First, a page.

There are spy thrillers by Ken Follett, Alan Furst, Jack Higgins, and others. There are novels telling the stories (some true, some fictional) of Jews and other minorities persecuted by the Nazis, and of those who risked their lives to help. I even read one surprisingly interesting book detailing the history of the Krupp family, and their role in arming the Germans during the world wars.
While I enjoy learning about history that way, it’s hardly a reliable way of learning the facts, since I can only guess which parts of a novel are fictional and which are based on historical fact, and I don’t know just how carefully the author researched the subject. (Even the non-fiction The Arms of Krupp is full of errors, according to this review from TIME Magazine.
Like many people these days, I learn a lot from the internet, but it is an even less reliable resource. In this article from the New York Times, a professional historian discusses the problem of young people learning history from the internet – or even from textbooks written by people who do not do careful research. I have considered several times reading Shelby Foote’s Civil War trilogy, which from what I have heard is both well-written and accurate history. But I would first have to be much more interested in the subject, plus have time to read about 3000 pages.
Another way to learn about the Civil War is through reenactments. While I have read very few novels set in the Civil War (the only ones that come to mind are Gone with the Wind and The Red Badge of Courage), I have read others that feature characters who are Civil War reenactors. It’s not something that ever appealed to me to try, and I’ve wondered just what motivates the many people who do it.
I met a few reenactors Monday evening at the local Art Center. (This article in our local paper tells more about them.) As I had my son with me, I didn’t try to engage them in conversation about why they enjoy doing this. Instead, we learned about boy soldiers such as John Clem, who was promoted to sergeant at age 12. Al got to hold some of the guns, though he got nervous when one of the reenactors showed how to load one of them (I assured him that no gunpowder had been used, so no one was going to get shot by mistake).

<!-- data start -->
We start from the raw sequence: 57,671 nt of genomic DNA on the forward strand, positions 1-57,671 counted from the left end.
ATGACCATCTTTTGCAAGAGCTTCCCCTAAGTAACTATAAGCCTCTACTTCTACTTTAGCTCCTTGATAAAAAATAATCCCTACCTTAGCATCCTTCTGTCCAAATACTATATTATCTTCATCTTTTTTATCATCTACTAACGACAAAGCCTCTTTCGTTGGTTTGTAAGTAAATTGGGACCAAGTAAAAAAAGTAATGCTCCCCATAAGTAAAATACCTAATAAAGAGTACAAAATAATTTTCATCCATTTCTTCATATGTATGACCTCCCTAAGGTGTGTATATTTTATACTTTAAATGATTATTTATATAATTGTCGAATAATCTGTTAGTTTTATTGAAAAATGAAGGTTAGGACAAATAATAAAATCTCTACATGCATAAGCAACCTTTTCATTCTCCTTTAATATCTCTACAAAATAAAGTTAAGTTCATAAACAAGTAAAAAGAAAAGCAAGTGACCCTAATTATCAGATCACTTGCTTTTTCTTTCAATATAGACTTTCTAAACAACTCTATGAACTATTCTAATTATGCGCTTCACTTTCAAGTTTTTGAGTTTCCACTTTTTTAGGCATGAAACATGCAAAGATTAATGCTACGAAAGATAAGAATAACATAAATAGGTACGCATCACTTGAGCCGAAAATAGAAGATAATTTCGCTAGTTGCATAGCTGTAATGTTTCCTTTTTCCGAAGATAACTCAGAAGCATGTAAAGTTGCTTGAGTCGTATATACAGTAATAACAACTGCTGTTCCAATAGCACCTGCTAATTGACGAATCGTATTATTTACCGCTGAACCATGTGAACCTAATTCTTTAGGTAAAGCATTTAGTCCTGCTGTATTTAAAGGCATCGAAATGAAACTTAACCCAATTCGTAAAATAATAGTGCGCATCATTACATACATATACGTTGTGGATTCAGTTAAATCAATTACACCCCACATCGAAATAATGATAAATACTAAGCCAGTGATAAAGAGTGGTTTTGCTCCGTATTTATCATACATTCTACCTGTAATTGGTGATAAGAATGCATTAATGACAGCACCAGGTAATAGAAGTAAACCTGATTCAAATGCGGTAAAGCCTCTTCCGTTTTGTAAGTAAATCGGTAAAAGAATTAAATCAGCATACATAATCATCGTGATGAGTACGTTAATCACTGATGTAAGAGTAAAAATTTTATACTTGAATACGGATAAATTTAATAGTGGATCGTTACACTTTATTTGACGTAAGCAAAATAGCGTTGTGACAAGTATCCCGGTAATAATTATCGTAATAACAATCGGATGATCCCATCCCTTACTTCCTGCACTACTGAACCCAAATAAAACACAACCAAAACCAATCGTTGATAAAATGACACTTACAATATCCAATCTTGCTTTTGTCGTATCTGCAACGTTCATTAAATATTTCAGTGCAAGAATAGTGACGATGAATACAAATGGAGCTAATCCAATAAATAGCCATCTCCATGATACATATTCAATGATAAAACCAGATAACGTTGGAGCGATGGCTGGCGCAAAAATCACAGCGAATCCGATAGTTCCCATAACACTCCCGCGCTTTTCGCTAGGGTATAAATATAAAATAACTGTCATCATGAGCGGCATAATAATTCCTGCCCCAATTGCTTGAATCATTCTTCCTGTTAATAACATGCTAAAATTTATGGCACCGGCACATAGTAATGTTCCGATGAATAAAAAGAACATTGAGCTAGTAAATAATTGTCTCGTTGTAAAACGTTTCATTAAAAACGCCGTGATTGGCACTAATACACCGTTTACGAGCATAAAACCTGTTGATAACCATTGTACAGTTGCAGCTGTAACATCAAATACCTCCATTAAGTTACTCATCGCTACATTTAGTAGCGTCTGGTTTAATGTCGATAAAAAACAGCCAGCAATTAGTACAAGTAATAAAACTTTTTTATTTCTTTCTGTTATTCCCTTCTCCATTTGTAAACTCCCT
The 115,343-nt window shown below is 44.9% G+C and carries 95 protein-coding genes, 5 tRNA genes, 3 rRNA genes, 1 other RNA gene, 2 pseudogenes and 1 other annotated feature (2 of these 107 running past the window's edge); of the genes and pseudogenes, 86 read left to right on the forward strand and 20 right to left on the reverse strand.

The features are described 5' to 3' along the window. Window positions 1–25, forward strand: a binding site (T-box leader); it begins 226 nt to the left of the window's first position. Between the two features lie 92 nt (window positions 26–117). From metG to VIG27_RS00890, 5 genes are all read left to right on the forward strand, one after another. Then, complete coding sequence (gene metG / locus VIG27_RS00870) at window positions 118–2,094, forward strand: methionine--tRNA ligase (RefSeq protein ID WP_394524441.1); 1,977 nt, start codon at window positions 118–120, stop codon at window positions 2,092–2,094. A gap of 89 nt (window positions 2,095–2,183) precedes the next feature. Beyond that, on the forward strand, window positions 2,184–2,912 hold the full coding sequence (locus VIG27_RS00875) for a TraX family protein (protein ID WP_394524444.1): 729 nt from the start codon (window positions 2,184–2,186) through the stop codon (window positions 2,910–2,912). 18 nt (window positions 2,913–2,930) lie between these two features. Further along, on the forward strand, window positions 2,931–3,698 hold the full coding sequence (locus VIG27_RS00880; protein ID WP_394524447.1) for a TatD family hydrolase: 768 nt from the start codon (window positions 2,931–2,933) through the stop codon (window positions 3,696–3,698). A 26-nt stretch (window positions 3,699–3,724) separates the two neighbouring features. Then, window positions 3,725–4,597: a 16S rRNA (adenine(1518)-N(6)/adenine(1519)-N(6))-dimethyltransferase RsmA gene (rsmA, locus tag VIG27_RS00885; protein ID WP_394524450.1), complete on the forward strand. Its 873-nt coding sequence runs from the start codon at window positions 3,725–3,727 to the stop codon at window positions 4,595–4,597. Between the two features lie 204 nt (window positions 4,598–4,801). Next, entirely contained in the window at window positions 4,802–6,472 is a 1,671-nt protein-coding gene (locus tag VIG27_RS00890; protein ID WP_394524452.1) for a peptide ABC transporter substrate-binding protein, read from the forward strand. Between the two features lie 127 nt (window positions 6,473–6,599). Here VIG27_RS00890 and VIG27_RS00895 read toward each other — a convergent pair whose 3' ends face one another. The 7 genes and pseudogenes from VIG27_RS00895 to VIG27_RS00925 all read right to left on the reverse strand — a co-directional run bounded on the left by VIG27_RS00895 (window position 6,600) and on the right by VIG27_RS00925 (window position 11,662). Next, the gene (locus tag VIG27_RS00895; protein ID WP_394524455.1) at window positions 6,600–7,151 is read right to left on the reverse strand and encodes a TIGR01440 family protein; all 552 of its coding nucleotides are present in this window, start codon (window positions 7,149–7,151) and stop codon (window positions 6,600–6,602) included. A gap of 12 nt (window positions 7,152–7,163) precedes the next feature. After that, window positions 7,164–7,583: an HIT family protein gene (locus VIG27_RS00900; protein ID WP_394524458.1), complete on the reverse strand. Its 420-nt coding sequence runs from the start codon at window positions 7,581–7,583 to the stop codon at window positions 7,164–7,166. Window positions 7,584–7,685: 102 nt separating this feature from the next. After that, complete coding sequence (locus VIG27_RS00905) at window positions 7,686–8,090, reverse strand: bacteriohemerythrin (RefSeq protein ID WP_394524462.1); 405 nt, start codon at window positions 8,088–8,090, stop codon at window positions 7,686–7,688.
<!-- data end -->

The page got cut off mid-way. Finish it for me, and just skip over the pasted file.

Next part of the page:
Inside the Art Center is a display of a soldier from our town, reading letters he wrote home to his family. The letters themselves (or very convincing copies), as well as typed transcriptions of them, are available to read, but for many people it is more engaging to watch the actor dressed as Daniel Parvin read his own letters home. My son was interested in what technology makes the soldier appear to be actually sitting on a tree stump in the realistic-looking encampment (it’s not a hologram but many people will mistake it for one). Some time I’ll go back on my own to actually read the letters.
There are a variety of other Civil War-related events and activities available in town this week. And I imagine there will be more over the course of the year, and perhaps for the next four years. I suppose it’s a good time to finally try to learn more about this crucial period of our nation’s history.